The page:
The District Court's preliminary injunction in this case (which we vacated on May 17, 1990) would have expired June 1, 1990. By on or about that date, the fish spawn about which the Upper Basin states were concerned was completed--successfully or unsuccessfully. That date now is several months behind us, and thus, "the question sought to be adjudicated has been mooted by subsequent developments," Gilligan v. Morgan, 413 U.S. 1, 9, 93 S. Ct. 2440, 2445, 37 L. Ed. 2d 407 (1973) (quoting Flast v. Cohen, 392 U.S. 83, 95, 88 S. Ct. 1942, 1950, 20 L. Ed. 2d 947 (1968)), that is, the passage of time and the conclusion of the spawning season in Lake Oahe. Regardless of the result, a decision on the power of the federal courts to review the Corps' actions would afford the Upper Basin states no specific relief (as the fish spawn threatened by the Corps' actions is long since over, and as we already have held that even if we have jurisdiction to review the Corps' actions, those actions were not arbitrary and capricious), and would provide the Corps no additional relief (as our May 17 order already reversed the grant of the injunction against the Corps). See Iron Arrow Honor Soc'y v. Heckler, 464 U.S. 67, 70, 104 S. Ct. 373, 374, 78 L. Ed. 2d 58 (1983). Were we now to issue an opinion deciding whether we have the authority to review the Corps' actions, we would be issuing an advisory opinion where nothing we might say would affect the rights of the parties in this case. See Preiser v. Newkirk, 422 U.S. 395, 401, 95 S. Ct. 2330, 2334, 45 L. Ed. 2d 272 (1975). In short, we would be issuing "an opinion advising what the law would be upon a hypothetical state of facts." Lewis v. Continental Bank Corp., --- U.S. ----, 110 S. Ct. 1249, 1253, 108 L. Ed. 2d 400 (1990) (quoting Rice, 404 U.S. at 246, 92 S. Ct. at 404). It is of no consequence that the controversy was live at earlier stages in this case; it must be live when we decide the issues. 110 S. Ct. at 1253. While the parties may have an interest in the reviewability of similar Corps actions that may be taken in the future, our opinion on federal judicial power in such a situation must wait for the day when such actions are challenged.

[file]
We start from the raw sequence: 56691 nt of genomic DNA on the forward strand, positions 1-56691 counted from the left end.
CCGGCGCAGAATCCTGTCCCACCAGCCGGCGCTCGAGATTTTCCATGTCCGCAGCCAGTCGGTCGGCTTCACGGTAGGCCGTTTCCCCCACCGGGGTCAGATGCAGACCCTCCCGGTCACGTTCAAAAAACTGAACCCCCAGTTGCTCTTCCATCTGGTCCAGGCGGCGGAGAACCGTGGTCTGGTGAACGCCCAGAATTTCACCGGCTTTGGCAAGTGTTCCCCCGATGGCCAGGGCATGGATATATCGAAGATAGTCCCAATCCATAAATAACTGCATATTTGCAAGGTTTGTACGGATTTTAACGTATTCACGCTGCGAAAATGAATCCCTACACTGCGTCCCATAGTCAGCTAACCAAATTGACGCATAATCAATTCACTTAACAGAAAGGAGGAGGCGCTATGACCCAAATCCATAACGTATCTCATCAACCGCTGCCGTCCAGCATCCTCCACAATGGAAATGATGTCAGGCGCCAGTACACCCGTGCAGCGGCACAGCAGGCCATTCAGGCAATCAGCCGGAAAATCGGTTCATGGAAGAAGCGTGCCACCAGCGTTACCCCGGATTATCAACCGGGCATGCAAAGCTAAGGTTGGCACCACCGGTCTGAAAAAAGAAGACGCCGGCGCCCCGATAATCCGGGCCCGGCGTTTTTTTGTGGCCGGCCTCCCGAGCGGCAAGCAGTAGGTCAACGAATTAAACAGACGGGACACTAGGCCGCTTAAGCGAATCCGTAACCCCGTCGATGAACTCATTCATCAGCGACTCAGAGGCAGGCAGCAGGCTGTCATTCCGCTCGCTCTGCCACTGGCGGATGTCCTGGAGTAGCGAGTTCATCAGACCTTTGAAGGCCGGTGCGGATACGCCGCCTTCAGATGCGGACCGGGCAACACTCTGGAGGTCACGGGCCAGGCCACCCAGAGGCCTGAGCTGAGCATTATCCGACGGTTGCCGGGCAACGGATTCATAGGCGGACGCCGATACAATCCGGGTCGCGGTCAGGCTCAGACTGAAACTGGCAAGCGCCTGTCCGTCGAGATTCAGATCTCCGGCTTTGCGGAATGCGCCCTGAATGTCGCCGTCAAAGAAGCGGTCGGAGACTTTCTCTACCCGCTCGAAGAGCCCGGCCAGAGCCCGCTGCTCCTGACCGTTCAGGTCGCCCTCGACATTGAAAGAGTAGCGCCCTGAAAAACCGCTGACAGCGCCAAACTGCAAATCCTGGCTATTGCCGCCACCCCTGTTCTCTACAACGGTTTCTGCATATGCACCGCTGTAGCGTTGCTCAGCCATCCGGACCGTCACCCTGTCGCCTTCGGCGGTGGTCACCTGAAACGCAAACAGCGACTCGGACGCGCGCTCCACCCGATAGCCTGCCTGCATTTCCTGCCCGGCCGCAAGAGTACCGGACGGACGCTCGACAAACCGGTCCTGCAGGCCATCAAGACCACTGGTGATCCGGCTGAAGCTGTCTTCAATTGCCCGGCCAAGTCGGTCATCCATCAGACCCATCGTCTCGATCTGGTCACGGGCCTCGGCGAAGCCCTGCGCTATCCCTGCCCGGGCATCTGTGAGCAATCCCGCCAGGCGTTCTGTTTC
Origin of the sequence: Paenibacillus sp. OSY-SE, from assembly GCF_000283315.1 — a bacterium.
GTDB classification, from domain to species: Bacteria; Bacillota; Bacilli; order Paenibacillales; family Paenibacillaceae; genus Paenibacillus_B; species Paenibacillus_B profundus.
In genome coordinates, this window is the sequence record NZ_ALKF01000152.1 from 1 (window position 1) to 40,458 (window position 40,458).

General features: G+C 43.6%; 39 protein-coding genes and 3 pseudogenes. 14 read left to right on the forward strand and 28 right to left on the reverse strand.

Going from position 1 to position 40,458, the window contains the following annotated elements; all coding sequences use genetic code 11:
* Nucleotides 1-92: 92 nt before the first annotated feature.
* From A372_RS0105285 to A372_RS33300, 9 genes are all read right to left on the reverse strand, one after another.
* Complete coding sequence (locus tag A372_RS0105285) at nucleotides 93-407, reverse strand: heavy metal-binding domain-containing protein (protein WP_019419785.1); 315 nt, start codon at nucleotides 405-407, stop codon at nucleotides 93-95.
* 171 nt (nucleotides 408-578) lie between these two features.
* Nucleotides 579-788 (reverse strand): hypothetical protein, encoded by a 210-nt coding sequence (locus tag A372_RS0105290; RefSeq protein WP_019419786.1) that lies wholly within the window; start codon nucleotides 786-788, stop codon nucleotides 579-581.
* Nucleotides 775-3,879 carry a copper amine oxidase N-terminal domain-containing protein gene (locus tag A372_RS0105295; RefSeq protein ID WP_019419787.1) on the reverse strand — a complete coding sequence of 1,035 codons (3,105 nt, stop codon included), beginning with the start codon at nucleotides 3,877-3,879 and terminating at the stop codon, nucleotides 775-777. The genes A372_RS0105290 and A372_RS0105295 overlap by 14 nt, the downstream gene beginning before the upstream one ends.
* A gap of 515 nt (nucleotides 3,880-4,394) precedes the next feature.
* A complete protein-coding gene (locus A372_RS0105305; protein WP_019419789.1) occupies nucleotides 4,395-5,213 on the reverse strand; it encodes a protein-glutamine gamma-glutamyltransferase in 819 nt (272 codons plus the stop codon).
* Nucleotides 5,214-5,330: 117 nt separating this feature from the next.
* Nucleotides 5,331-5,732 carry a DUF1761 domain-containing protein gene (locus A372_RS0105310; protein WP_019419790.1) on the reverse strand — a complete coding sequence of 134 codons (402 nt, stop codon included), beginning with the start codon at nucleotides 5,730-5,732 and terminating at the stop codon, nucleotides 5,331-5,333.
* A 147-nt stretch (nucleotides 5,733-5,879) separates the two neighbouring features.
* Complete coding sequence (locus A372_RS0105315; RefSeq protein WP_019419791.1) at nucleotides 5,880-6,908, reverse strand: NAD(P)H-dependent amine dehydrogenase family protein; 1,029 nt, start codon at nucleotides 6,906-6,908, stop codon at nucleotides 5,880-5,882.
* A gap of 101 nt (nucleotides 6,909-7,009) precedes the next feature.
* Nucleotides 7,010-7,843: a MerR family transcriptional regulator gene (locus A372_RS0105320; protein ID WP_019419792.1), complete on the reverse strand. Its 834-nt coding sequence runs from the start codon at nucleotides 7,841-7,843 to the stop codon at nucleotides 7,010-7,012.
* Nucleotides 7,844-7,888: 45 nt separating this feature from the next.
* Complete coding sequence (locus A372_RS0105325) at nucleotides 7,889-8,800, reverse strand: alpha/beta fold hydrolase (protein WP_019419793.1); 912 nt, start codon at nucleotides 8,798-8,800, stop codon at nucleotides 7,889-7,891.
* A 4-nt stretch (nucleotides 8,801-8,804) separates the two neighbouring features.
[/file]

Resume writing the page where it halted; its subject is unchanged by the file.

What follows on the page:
We are mindful of the exception to the mootness doctrine for cases "capable of repetition, yet evading review," first enunciated by the Supreme Court in Southern Pacific Terminal Co. v. ICC, 219 U.S. 498, 515, 31 S. Ct. 279, 283, 55 L. Ed. 310 (1911). See Super Tire Eng'g Co. v. McCorkle, 416 U.S. 115, 122, 94 S. Ct. 1694, 1698, 40 L. Ed. 2d 1 (1974) (short-term governmental action challenged by adversely affected party calls for analysis of applicability of exception). We must find the presence of two factors before the exception may be applied: (1) the Corps' action must be "in its duration too short to be fully litigated prior to its cessation or expiration," and (2) there must be a "reasonable expectation" that the appellee states will be "subjected to the same action again." Weinstein v. Bradford, 423 U.S. 147, 149, 96 S. Ct. 347, 348, 46 L. Ed. 2d 350 (1975).